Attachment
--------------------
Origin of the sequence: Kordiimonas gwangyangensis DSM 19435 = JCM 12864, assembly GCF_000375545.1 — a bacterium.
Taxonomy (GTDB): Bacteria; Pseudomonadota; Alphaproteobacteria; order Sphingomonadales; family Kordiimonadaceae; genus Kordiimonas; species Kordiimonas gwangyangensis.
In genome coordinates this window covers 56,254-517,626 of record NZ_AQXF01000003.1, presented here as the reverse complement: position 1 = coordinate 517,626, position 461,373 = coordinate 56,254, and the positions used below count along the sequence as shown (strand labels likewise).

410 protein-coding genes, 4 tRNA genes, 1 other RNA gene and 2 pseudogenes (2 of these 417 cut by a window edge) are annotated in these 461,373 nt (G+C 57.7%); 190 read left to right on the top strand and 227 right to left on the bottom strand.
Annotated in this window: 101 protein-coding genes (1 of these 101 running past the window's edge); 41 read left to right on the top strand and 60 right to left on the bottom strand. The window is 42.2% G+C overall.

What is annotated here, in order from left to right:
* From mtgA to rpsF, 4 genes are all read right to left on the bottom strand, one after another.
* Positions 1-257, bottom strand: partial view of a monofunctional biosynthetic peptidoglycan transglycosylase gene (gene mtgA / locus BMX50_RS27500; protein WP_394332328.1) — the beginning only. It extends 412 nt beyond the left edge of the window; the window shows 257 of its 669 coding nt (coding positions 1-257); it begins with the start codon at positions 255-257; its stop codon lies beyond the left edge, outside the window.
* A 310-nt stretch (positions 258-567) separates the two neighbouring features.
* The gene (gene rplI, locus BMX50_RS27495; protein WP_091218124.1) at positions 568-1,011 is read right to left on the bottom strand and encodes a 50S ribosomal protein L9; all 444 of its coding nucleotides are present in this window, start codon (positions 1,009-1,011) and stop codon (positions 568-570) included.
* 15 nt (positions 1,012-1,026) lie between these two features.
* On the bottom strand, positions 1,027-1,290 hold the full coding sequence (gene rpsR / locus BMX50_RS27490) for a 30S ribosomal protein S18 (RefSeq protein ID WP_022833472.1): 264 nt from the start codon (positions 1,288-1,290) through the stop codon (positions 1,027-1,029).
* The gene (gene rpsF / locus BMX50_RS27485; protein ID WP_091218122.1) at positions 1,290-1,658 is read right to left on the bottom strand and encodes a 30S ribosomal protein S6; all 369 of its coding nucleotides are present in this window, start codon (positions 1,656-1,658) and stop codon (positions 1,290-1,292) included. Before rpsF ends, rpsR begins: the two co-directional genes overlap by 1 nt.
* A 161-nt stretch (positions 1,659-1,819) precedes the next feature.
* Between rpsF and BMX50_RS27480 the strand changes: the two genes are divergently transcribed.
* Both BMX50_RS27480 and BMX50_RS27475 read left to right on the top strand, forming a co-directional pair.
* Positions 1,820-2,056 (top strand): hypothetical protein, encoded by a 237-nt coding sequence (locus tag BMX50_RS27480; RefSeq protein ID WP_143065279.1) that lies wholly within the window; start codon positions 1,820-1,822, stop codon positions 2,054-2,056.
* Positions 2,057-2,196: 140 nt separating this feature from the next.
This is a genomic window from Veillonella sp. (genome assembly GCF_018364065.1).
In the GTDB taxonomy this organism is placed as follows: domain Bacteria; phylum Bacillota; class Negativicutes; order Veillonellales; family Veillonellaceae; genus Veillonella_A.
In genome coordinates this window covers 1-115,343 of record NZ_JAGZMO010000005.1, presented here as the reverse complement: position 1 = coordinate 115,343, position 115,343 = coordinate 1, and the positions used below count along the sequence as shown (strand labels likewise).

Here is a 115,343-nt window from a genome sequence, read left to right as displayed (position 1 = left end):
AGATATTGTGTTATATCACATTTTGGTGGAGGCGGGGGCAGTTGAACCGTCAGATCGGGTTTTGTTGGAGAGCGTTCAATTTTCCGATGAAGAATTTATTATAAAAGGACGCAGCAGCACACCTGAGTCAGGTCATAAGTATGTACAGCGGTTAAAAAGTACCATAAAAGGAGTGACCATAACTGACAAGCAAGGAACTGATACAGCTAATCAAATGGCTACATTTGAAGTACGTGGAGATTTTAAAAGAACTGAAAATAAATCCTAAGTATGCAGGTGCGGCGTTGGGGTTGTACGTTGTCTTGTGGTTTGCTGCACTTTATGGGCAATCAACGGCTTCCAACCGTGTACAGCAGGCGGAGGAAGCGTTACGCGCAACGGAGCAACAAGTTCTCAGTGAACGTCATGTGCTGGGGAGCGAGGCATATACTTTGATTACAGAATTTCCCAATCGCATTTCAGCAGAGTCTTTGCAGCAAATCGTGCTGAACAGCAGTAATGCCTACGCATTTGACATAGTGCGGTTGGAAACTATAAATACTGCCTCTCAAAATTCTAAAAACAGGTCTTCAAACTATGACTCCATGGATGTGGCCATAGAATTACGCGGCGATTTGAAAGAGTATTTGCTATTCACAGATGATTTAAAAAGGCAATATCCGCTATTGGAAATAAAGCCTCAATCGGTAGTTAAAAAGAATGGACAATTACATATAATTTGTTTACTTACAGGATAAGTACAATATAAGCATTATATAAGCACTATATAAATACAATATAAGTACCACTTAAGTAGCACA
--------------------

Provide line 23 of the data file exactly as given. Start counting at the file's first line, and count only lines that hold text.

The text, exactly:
AGATATTGTGTTATATCACATTTTGGTGGAGGCGGGGGCAGTTGAACCGTCAGATCGGGTTTTGTTGGAGAGCGTTCAATTTTCCGATGAAGAATTTATTATAAAAGGACGCAGCAGCACACCTGAGTCAGGTCATAAGTATGTACAGCGGTTAAAAAGTACCATAAAAGGAGTGACCATAACTGACAAGCAAGGAACTGATACAGCTAATCAAATGGCTACATTTGAAGTACGTGGAGATTTTAAAAGAACTGAAAATAAATCCTAAGTATGCAGGTGCGGCGTTGGGGTTGTACGTTGTCTTGTGGTTTGCTGCACTTTATGGGCAATCAACGGCTTCCAACCGTGTACAGCAGGCGGAGGAAGCGTTACGCGCAACGGAGCAACAAGTTCTCAGTGAACGTCATGTGCTGGGGAGCGAGGCATATACTTTGATTACAGAATTTCCCAATCGCATTTCAGCAGAGTCTTTGCAGCAAATCGTGCTGAACAGCAGTAATGCCTACGCATTTGACATAGTGCGGTTGGAAACTATAAATACTGCCTCTCAAAATTCTAAAAACAGGTCTTCAAACTATGACTCCATGGATGTGGCCATAGAATTACGCGGCGATTTGAAAGAGTATTTGCTATTCACAGATGATTTAAAAAGGCAATATCCGCTATTGGAAATAAAGCCTCAATCGGTAGTTAAAAAGAATGGACAATTACATATAATTTGTTTACTTACAGGATAAGTACAATATAAGCATTATATAAGCACTATATAAATACAATATAAGTACCACTTAAGTAGCACA